I am using Windows 10 on a 64bit machine with SageMath native.

Just to clarify, I can't see the 3D plots in the Jupyter nbviewer rendition of the file. If I download the ipynb file to my machine, change the 3D viewer to 'tachyon' then I can see the 3D plots.

I'm using Microsoft Edge to open Jupyter notebooks with no problems.

As I reported a while ago, the only 3D viewer that works on Windows 10 is 'tachyon'.


2018-12-16 01:38:32 -0600 commented question Velocity of time

Microsoft Edge.

2018-12-14 14:27:23 -0600 commented answer Velocity of time


The big question is Dt_0. Is this something the sensor system should measure, imposed on my by the outside conditions?

I understand from your explanation that there is another constraint: the fact that the norm of the tangent vector should be constant to preserve a time-like trajectory, and from this constraint I can calculate Dt_0 using the other measured values.

I have several Maxima files in which I calculate numerically the trajectory of a mass in different geometries using rkf45. I always wondered what value should I select for Dt_0. I usually select 1.



2018-12-14 14:21:35 -0600 commented answer Velocity of time


In order to do that, the navigation system needs the initial conditions. I understand t_0=0, this is arbitrary, I understand (r_0, th_0, ph_0), my current radial distance, its polar angle, and the azimuth angle, those are values that should be measured by some kind of on board sensor system, based on information from the outside. I don't know how it is measured but I guess it can be done. I understand (Dr_0, Dth_0, Dph_0), my current radial velocity, and polar and azimuthal angular velocities, I also guess those can be measured too.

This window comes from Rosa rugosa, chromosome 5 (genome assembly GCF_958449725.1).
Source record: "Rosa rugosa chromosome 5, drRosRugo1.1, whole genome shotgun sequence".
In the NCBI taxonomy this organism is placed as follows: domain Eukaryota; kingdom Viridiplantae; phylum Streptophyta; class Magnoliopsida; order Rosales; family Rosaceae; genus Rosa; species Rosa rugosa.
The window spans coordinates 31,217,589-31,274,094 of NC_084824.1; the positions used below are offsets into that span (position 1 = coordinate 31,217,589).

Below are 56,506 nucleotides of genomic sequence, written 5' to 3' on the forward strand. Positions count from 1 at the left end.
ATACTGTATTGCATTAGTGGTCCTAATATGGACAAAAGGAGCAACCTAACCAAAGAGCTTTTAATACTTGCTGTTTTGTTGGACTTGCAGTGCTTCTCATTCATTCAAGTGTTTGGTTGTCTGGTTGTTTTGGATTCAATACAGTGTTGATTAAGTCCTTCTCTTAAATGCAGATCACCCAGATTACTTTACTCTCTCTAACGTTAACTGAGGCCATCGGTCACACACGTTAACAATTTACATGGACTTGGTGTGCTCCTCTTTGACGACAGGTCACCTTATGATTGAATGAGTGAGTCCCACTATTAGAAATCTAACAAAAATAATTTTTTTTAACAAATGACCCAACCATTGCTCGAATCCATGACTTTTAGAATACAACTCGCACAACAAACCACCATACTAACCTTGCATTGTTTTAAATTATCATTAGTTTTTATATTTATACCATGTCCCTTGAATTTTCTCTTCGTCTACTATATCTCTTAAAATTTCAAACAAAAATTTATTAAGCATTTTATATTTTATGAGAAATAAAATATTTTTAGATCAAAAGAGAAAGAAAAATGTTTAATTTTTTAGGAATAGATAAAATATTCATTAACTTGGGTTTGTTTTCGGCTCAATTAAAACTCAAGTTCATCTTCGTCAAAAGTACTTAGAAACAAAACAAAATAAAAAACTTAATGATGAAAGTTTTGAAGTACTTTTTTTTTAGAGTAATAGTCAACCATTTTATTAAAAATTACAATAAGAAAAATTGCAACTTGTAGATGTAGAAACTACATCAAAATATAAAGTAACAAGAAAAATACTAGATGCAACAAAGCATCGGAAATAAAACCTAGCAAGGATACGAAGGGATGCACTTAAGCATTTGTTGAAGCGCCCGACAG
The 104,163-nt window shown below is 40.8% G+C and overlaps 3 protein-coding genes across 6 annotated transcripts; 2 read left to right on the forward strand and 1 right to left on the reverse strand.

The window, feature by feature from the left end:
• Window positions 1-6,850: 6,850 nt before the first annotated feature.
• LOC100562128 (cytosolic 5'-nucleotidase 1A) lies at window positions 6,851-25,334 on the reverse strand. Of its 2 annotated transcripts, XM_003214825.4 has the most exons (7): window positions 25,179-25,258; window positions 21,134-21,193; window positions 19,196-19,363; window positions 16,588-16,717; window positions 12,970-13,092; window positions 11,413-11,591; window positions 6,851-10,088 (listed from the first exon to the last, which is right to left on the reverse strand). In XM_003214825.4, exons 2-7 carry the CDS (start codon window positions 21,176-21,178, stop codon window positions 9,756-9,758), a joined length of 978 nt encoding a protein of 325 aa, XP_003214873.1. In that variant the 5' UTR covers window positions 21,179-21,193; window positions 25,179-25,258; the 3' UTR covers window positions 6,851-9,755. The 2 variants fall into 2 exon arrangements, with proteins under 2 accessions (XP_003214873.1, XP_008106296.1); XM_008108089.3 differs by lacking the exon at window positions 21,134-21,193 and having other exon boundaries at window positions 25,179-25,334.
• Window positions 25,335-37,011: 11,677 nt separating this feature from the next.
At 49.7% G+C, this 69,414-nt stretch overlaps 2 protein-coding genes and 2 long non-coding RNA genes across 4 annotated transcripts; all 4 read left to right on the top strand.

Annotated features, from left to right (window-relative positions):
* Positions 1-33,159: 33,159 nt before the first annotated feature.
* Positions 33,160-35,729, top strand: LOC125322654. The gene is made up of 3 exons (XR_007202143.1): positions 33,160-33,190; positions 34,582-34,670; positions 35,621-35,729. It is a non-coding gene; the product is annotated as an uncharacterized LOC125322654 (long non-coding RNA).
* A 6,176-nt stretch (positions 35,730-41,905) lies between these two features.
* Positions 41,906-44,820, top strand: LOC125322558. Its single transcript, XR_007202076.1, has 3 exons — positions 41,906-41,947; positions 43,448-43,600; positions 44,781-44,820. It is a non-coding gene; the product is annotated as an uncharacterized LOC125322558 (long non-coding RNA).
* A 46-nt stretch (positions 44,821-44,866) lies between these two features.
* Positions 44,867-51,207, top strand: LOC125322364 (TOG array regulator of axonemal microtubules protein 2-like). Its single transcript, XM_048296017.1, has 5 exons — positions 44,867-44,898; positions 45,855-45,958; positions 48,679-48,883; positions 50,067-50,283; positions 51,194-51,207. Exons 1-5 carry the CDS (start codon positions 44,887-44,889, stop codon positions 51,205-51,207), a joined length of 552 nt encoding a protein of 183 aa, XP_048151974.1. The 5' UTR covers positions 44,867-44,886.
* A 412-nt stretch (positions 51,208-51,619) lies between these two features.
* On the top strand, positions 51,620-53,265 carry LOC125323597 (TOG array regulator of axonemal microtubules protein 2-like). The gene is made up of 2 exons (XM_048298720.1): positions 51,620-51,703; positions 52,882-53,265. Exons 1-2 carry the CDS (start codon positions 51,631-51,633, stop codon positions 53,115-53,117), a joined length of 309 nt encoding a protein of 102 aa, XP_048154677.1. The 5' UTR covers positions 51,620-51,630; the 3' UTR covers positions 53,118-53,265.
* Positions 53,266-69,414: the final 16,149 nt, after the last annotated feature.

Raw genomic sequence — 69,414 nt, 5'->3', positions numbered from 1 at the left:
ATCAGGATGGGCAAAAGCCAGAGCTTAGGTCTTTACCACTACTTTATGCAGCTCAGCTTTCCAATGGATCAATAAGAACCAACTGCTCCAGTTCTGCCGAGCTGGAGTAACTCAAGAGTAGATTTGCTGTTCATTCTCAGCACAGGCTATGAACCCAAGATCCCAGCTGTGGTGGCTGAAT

So (r_0, th_0, ph_0) and (Dr_0, Dth_0, Dph_0) are measured, that is, imposed on me, based on information from the outside and referred to the selected coordinate system.

2018-12-14 14:18:58 -0600 commented answer Velocity of time

Hi Karim,

Thank you very much for taking the time to answer this question so thoroughly, I really appreciate it. If it is not much of an imposition, I'll recommend including this explanation in the file itself.

Sometimes I imagine being in a spaceship, the screen showing a big Black Hole and me wandering if I am going to crash into the Black Hole or I will be able to acquire a stable orbit.

I guess the on board navigation system is able to choose the easiest Boyer-Lindquist coordinate system (it is a Schwarzschild Black Hole, no rotation and no charge) and calculate my trajectory.